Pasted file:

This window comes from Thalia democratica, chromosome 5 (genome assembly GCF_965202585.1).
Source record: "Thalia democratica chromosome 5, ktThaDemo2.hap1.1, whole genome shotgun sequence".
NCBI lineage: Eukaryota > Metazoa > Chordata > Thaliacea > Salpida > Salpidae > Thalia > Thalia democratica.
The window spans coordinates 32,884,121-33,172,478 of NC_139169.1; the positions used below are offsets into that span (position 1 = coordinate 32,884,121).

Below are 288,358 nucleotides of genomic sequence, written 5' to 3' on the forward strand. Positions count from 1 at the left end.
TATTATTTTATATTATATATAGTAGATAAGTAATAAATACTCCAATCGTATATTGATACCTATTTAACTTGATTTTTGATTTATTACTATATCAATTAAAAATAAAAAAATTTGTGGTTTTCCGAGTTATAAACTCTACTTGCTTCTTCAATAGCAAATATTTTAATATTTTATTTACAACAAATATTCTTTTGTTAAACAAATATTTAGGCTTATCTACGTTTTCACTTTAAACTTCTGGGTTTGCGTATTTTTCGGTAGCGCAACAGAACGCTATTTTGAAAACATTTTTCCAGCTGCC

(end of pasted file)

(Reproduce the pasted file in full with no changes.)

This window comes from Thalia democratica, chromosome 5 (genome assembly GCF_965202585.1).
Source record: "Thalia democratica chromosome 5, ktThaDemo2.hap1.1, whole genome shotgun sequence".
NCBI lineage: Eukaryota > Metazoa > Chordata > Thaliacea > Salpida > Salpidae > Thalia > Thalia democratica.
The window spans coordinates 32,884,121-33,172,478 of NC_139169.1; the positions used below are offsets into that span (position 1 = coordinate 32,884,121).

Below are 288,358 nucleotides of genomic sequence, written 5' to 3' on the forward strand. Positions count from 1 at the left end.
TATTATTTTATATTATATATAGTAGATAAGTAATAAATACTCCAATCGTATATTGATACCTATTTAACTTGATTTTTGATTTATTACTATATCAATTAAAAATAAAAAAATTTGTGGTTTTCCGAGTTATAAACTCTACTTGCTTCTTCAATAGCAAATATTTTAATATTTTATTTACAACAAATATTCTTTTGTTAAACAAATATTTAGGCTTATCTACGTTTTCACTTTAAACTTCTGGGTTTGCGTATTTTTCGGTAGCGCAACAGAACGCTATTTTGAAAACATTTTTCCAGCTGCC